For the purposes of the chart review, the records of patients registered in the dual diagnosis clinic since the time of its inception up until 2014 were reviewed. Extraction of information from the case records was conducted by three authors (SB, RG, NC). The demographic data that was extracted from the records included age, gender, marital status, educational attainment, current employment status, and current place of residence. Details of the substance use disorders and psychiatric disorders were ascertained from the case records. In case of doubts, clarifications were made after discussion with the other investigators. For simplicity of representation, the different psychiatric diagnostic groups were classified as follows: psychotic disorders, depressive disorders, bipolar affective disorder/mania, anxiety spectrum disorders (including obsessive compulsive disorder, dissociative disorder, and somatoform disorder), personality disorders, and others. Polysubstance dependence was considered to be present if there was dependence on three or more substances apart from tobacco.

3.1. Data Analysis

Statistical analysis was conducted using SPSS version 21 (IBM Corp, Armonk, NY). Only those cases that had at least one substance use disorder and an additional psychiatric disorder were selected for analysis. The demographic characteristics, substance use disorders, and psychiatric disorders were represented by descriptive statistics. The relationship between substances of use and psychiatric diagnostic groups was assessed using a Chi-square test. Odds ratios with confidence intervals were computed to determine the strength of the relationship. The Chi-square test was applied to determine the trend over a period of five years. Missing value imputation was not conducted for the present study. A p value of less than 0.05 was considered significant, and the tests of inference were two tailed.

4. Results

The study included 492 patients registered in the dual diagnosis clinic over a period of 12 years (2003 to 2014). The socio-demographic and substance use characteristics of the patients are shown in table 1. The mean age of the patients was 33.3 years (SD=10 years), with a range of 16 to 62 years. The sample was primarily comprised of males who were married and employed. About half of the sample was educated above the 10th grade. About one-fourth of the patients came from the same district (Ghaziabad), while about a third of the patients came from outside the National Capital Region of Delhi. The most common substance of dependence in this sample was tobacco, followed by alcohol and cannabis. Polysubstance dependence was present in 22 patients (4.5% of the sample).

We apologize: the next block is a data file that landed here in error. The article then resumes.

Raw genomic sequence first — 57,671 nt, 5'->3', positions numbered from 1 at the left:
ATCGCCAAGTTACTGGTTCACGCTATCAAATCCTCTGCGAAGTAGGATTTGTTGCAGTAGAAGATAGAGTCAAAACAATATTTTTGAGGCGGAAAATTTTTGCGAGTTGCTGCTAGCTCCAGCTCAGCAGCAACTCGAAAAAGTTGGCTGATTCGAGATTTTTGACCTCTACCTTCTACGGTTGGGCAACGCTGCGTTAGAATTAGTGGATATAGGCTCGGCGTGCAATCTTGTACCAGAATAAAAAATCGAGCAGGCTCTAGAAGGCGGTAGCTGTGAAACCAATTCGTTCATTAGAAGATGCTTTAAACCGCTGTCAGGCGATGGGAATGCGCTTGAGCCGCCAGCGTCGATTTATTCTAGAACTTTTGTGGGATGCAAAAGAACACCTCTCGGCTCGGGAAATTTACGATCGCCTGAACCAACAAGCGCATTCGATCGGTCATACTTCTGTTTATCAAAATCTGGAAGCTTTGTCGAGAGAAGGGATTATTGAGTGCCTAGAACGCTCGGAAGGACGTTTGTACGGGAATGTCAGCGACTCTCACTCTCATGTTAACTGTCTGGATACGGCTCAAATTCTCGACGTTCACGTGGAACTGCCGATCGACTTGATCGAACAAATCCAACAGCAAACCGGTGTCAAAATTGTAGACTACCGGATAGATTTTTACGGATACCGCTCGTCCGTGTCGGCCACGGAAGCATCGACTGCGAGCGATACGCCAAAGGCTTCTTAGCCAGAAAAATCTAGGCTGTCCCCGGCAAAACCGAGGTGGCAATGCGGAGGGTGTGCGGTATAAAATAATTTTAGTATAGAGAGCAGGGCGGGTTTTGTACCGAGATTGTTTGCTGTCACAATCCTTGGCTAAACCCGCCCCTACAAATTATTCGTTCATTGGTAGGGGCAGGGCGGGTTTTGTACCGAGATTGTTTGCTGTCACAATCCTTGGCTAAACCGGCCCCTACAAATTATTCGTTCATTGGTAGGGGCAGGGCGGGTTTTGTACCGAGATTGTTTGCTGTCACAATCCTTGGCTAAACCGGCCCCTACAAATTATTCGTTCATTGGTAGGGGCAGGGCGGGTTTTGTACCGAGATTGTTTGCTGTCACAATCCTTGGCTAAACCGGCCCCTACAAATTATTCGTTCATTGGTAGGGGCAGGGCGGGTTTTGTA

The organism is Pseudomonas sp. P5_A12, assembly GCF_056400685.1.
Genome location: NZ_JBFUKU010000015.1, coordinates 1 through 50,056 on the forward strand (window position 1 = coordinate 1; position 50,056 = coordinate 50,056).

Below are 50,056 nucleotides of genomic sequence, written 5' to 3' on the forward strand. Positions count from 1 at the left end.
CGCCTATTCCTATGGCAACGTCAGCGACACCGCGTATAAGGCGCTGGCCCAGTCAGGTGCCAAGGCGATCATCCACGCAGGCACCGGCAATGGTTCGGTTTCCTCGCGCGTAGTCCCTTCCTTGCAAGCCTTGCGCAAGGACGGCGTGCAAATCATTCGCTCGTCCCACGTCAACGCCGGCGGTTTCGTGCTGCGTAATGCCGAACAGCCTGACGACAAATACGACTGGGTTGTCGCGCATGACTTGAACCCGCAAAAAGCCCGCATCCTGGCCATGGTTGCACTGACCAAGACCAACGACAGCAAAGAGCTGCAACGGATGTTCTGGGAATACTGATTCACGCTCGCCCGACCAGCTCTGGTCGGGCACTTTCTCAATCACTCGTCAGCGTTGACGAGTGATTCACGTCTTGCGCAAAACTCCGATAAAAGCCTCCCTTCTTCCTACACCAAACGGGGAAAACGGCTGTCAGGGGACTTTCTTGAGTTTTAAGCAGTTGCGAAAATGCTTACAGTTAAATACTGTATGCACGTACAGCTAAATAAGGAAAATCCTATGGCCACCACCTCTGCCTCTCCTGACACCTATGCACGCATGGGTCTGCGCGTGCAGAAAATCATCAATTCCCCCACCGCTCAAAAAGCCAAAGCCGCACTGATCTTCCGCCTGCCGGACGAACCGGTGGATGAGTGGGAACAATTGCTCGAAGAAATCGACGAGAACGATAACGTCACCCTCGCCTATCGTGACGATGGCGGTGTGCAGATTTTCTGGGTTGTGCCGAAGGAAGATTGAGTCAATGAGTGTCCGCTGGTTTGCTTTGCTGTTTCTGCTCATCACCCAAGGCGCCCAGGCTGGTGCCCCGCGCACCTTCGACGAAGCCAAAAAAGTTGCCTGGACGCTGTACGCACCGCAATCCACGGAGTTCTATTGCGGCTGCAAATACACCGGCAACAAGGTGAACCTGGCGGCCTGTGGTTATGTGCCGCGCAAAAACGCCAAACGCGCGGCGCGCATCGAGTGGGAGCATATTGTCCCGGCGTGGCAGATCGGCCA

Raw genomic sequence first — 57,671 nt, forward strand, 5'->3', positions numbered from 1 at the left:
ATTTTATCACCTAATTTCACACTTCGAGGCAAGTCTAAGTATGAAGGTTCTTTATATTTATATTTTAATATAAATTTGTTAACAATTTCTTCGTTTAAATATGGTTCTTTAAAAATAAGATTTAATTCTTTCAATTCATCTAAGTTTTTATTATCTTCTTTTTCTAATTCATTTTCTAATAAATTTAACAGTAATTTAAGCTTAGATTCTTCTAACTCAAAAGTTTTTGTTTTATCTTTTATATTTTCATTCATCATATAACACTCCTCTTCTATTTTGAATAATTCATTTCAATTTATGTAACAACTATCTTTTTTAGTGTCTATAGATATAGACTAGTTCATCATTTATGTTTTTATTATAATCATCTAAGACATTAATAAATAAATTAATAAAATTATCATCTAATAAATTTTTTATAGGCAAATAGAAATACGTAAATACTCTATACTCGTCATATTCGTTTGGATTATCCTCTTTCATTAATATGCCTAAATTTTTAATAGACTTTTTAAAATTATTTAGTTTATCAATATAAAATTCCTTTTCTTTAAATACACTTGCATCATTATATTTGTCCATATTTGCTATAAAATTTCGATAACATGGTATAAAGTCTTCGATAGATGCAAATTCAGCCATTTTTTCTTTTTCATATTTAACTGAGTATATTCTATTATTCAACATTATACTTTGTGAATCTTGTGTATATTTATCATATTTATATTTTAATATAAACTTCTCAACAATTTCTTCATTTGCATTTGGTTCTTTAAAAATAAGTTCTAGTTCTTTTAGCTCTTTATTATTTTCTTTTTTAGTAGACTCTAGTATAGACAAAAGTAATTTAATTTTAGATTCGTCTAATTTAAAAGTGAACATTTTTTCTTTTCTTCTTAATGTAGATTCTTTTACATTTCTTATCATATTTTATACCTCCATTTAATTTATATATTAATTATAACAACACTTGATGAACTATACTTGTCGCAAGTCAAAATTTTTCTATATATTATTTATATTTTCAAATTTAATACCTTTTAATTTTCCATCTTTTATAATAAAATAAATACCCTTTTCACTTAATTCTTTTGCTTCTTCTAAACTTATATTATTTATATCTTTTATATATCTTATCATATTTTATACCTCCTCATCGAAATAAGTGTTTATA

Table 1. Characteristics of Patients Registered in the Dual Diagnosis Clinic from 2003 to 2014
Age, y33.3 (10.0)
Males480 (97.6)
Females12 (2.4)
Marital statusb
Married300 (62.5)
Not married180 (37.5)
Up to 10th grade235 (49.6)
Above 10th grade239 (50.4)
Employment statusd
Employed295 (62.8)
Not employed175 (37.2)
Same district 124 (25.6)
Other parts of Delhi and NCR182 (37.6)
Outside Delhi and NCR178 (36.8)
Substances being used in a dependent pattern
Tobacco355 (72.2)
Alcohol224 (45.5)
Cannabis172 (35.0)
Opiates160 (32.5)
Benzodiazepines50 (10.2)
Inhalants5 (1.0)
Number of substances being used
One131 (26.6)
Two271 (55.1)
Three70 (14.2)
Four17 (3.5)
Five3 (0.6)
Polysubstance dependencef22 (4.5)
Psychiatric disorders
Psychosis190 (38.7)
Depressive disorders135 (27.5)
Bipolar affective disorders98 (20.0)
Anxiety disorders46 (9.4)
Personality disorders15 (3.1)
Others7 (1.4)

The psychiatric diagnoses apart from substance use disorder included psychotic spectrum disorders (n = 191), depressive disorders (n = 135), bipolar affective disorder/mania (n = 98), anxiety disorders (n = 46), personality disorders (n = 15), and others (n = 7). Among the 191 patients with a diagnosis of psychosis, 78 (40.8%) were deemed to have a clinical diagnosis of substance-induced psychosis. Among these 78 patients, psychosis was considered to be induced by cannabis in 66 patients, by alcohol in 5 patients, by opiates and inhalants in 4 patients (2 for each), and by indeterminate substances in 3 patients. Substance-induced depression was present in 9 out of 135 patients with depressive disorders (6.7%), which was ascribed to alcohol in 8 patients and opiates in 1 patient. Substance-related bipolar disorder/mania was present in 10 patients (10.2% of 98 patients with bipolar affective disorder/mania), with cannabis being considered the causative agent in 6, alcohol in 2, and the substance being indeterminate in 2.

The relationship between the presence of a particular psychiatric disorder in conjunction with various substances of use is shown in Table 2. It was observed that psychosis had greater odds of being associated with cannabis dependence, and lower odds of being associated with alcohol or opiate dependence. Depressive disorders had greater odds of being associated with opiate and benzodiazepine dependence and lower odds of being related to cannabis. Anxiety disorders had greater odds of being related to alcohol dependence and lower odds of being related to cannabis use disorder. Personality disorders or bipolar affective disorder/mania were not associated with the use of particular substances in the present sample.

Table 2. Relationship Between Psychiatric Disorder and Substance Use Disordera
Psychiatric DisordersTobaccoAlcoholCannabisOpiateBenzodiazepine
Psychosis1.37 (0.94 - 2.06)0.43 (0.29 - 0.62)b4.82 (3.24 - 7.17)b0.64 (0.43 - 0.95)b0.65 (0.34 - 1.22)
Depressive disorder0.76 (0.50 - 1.18)1.36 (0.92 - 2.03)0.20 (0.12 - 0.35)b1.80 (1.19 - 2.72)b1.90 (1.04 - 3.47)b
BPAD/Mania0.90 (0.55 - 1.46)1.54 (0.99 - 2.39)1.16 (0.74 - 1.84)0.95 (0.59 - 1.53)0.63 (0.27 - 1.44)